Combating The High Rates Of PTSD For Public Safety Professionals

There is a lot being asked of the men and women in public safety. From those we rely on in a medical emergency to those we trust to uphold justice, these professionals tirelessly work demanding — and all-too-often thankless — jobs. Is enough being done to keep them safe while they keep us safe? Here is a brief look into the mental health struggles our first responders face.

A recent study discovered more firefighters die from suicide than in the line of duty. What’s more, it’s estimated every year there are between 125 and 300 police officers who commit suicide. These documented higher rates of suicide, attempt and ideation are alarming. Typically, they are the result of the trauma and emotional stress stemming from their vocations.

Individuals who work these high-risk, high-stress jobs deal with dangerous — sometimes life-threatening — situations. During such situations, they may face personal injuries, environmental hazards, demanding circumstances and so many more factors with the potential to drastically affect their mental health. Additional work-based factors known to have an effect are long working hours, physical strain and lack of sleep.

With all of these experiences, it shouldn’t be surprising that when compared to the general population, 30% of first responders develop depression, post-traumatic stress disorder (PTSD) and similar behavioral health conditions. The stress doesn’t just go away off the clock, and it doesn’t look the same for every person. Officers and other public safety professionals with PTSD can suffer everything from substance abuse, anger, anxiety, issues sleeping and digestive problems among many other possible symptoms.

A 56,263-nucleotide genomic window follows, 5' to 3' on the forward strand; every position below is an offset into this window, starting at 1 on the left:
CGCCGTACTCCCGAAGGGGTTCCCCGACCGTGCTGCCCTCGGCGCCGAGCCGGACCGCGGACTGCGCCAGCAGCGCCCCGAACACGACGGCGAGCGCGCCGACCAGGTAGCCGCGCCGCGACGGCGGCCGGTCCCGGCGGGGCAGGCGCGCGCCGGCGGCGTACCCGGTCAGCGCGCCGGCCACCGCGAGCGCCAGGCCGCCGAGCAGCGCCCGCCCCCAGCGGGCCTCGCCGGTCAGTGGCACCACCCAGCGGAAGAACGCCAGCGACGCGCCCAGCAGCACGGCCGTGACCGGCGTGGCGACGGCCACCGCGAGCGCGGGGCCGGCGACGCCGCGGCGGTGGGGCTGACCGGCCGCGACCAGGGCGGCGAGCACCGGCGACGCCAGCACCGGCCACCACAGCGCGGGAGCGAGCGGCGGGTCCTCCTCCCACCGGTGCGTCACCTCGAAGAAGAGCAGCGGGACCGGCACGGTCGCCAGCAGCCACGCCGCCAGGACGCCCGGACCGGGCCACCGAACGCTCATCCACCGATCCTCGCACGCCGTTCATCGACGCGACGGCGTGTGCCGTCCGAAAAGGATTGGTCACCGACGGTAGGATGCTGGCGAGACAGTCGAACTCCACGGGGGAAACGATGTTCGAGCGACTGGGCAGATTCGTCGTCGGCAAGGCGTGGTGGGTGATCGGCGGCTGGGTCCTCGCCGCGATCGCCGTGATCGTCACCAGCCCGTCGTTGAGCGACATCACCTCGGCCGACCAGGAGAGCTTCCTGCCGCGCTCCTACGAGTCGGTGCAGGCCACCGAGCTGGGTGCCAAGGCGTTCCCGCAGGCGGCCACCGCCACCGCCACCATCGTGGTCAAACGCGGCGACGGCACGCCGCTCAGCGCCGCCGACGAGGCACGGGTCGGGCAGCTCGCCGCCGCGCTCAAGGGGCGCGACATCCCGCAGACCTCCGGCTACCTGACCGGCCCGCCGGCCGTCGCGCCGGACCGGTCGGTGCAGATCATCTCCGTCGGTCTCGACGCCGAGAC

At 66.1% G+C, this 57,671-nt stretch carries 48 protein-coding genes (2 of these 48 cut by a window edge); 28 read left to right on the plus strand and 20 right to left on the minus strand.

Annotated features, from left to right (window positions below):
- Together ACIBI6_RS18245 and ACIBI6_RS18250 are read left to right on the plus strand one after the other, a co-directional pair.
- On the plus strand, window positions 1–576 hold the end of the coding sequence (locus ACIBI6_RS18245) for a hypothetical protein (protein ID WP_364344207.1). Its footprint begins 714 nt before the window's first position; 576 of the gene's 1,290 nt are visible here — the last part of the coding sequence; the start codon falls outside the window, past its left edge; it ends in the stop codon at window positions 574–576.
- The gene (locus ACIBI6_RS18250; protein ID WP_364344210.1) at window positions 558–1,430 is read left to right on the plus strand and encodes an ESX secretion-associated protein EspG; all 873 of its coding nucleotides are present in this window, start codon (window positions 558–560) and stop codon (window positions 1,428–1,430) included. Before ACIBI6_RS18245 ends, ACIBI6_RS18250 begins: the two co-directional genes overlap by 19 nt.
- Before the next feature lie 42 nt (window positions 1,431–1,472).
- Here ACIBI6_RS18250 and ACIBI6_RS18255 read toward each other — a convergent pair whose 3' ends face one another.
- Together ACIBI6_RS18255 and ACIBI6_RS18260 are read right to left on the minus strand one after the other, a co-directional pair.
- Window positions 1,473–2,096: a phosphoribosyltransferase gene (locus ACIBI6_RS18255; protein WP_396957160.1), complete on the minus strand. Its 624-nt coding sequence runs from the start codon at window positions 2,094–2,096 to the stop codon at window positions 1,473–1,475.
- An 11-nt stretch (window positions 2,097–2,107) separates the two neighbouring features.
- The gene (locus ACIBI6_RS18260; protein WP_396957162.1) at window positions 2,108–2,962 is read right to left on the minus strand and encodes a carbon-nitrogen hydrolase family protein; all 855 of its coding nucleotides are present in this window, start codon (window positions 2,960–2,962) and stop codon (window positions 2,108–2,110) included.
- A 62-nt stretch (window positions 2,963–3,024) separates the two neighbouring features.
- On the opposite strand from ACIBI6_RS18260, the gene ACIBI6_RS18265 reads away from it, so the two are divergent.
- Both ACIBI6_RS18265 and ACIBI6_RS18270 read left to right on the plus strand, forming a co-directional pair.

While resources and assistance are available to individuals combating PTSD, mental health is still stigmatized. This stigma is prevalent in the United States but is especially common amid these professions. Such social and cultural barriers often delay treatment and leave public safety professionals fighting the battle alone.

Fortunately, organizations are working to lessen the stigma of mental health for active first responders as well as retired veterans. Through increased preventive and educational efforts, there has been progress in encouraging support, treatment and more open communication.

Strength may be found in the form of peer support, but professional help is still key. Such aid can be found in a broad range of services. Virtual support services are confidential with several free options available to public safety professionals. Also available are call lines staffed with people who understand the drain and work associated with keeping the public safe.

There is so much needing to be done to help our health care and public safety heroes. It can start with all of us working to raise awareness and lessen the stigma of mental health treatment. For further information on PTSD in public safety professionals, please see the accompanying resource.

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